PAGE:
Gamers and drivers
2017 presented gamers with the Nintendo Switch — a hybrid console living in the previous Blue Ocean space between mobile and home consoles. Following the breakout success of the Wii in 2010, Nintendo had struggled with the financially unsuccessful Wii U and was facing a bit of an existential crisis in the onslaught of mobile gaming. It was even rumored that Nindendo was flirting with focusing on traditional mobile gaming platforms. In the end, they gambled on a pretty revolutionary platform that could have easily crashed and burned as a compromise between both fronts. Instead, they’ve found themselves with a smash success — with the Nintendo Switch becoming the fastest-selling gaming platform of all time. Congrats!
On the automotive front, what should have been a product highlight for the year was Tesla’s launch of the much anticipated and ballyhooed Model 3. By all accounts, the car itself is being very well received and reviewed with the initial feedback overwhelmingly positive. Not so positive has been the more pedestrian manufacturing ramp-up. Tesla had forecast delivering between 5,000 Model 3 Sedans each week by the end of 2018. They actually delivered somewhere between 800 and 3,000 … for the entire year (they’re not saying for sure). I took a breathtaking test drive of a Model S last month and I continue to be incredibly impressed with what Tesla’s been able to accomplish. But having burned through more than a billion dollars in cash last quarter, as well as Elon Musk’s prodigious vision and wandering attention, 2018 is going to prove a pivotal year for the electric vehicle’s bellwether.
Another new car that caught my eye this year was the spectacular and evocative Honda Civic Type R, which finally made its way to the US this fall. While sort of out of vogue here in the US, I have to confess to being a sucker for the small hot-hatch. To be candid, the “boy racer” styling on this car is really overkill — it’s the type of car I’d love to own but only if I could take all the froo-froo spoilers, cladding and plastic bits off. 306BHP out of a turbocharged 2.0 liter engine, properly constrained to a 6-speed manual and factory-limited slip differential — no doubt this car is an absolute ball to drive fast (provided you don’t have to look at it and wonder why it was styled exclusively for a 17-year-old boy).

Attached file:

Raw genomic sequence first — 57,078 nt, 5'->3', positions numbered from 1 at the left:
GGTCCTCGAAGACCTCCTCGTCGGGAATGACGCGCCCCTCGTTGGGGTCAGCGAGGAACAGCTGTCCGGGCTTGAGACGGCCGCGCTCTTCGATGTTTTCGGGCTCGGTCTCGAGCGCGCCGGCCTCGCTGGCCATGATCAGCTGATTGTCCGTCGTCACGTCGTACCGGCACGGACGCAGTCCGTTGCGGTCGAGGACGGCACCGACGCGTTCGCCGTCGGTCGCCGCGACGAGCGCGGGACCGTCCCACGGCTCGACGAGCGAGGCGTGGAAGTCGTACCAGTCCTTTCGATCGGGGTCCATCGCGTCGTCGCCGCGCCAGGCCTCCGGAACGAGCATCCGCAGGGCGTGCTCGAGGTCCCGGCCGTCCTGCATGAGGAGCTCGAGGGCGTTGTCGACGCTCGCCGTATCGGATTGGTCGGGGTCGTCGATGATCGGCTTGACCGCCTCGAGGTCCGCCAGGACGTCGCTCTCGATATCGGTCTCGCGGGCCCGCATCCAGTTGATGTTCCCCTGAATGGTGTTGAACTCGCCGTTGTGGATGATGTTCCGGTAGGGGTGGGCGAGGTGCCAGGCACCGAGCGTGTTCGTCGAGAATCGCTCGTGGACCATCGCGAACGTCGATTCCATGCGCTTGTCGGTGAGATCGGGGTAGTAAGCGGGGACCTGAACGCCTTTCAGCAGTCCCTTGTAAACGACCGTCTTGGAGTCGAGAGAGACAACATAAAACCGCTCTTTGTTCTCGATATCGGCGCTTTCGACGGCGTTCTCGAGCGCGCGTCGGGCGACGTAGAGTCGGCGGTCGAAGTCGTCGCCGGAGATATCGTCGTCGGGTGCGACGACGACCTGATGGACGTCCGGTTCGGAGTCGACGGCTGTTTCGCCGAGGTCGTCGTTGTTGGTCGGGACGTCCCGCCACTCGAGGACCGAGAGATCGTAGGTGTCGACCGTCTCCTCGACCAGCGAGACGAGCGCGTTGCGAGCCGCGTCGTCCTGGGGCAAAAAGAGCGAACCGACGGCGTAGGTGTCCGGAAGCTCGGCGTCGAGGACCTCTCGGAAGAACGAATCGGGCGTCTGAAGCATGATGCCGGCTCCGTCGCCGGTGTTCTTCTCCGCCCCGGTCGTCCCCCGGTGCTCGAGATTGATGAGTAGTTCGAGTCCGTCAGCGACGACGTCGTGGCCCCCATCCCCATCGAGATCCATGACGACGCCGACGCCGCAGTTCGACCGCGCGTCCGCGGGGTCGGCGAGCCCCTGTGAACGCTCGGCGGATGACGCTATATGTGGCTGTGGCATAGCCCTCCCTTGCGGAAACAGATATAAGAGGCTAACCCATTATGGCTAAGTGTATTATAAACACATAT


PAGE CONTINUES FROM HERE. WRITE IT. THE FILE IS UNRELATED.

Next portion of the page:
Printing and spinning
3D printing took a modest but critical step toward mainstream manufacturing with the launch of the Adidas Futurecraft 4D featuring a sole printed using Carbon3D’s Digital Light Synthesis process. Limited to a manageable production run of 5,000 pairs in 2017, Adidas plans to ramp production up to over 100,000 pairs by the end of 2018. At a bit north of $300, they’re certainly not cheap but early accounts had pairs fetching far more than that on the secondhand market. From a design perspective, what makes the Futurecraft so cool for me is that they brilliantly leveraged the unique properties of 3D printing, resulting in a form that simply couldn’t have been manufactured using conventional processes. Whether the sole is truly functional or merely cosmetic, the resulting form is breathtaking.
But the clear winner for 2017 product of the year — everyone’s choice for the most culturally significant, technically complex and deeply influential product — is, ta da!, the Fidget Spinner. OK, I’m kidding. In some regards, it was reassuring to see the comfortably predictable meteoric rise and hypersonic plummet in retail interest for this annoying doohickey, which joins the same ranks as Crocs, razor scooters, Beanie Babies, Pet Rocks and Dutch Tulips. From must-have to has-been overnight.
What will 2018 hold? Only time will tell, but given what we saw in 2017 it’s certainly not likely to be dull.
Happy 2018 from all your friends at Design Concepts!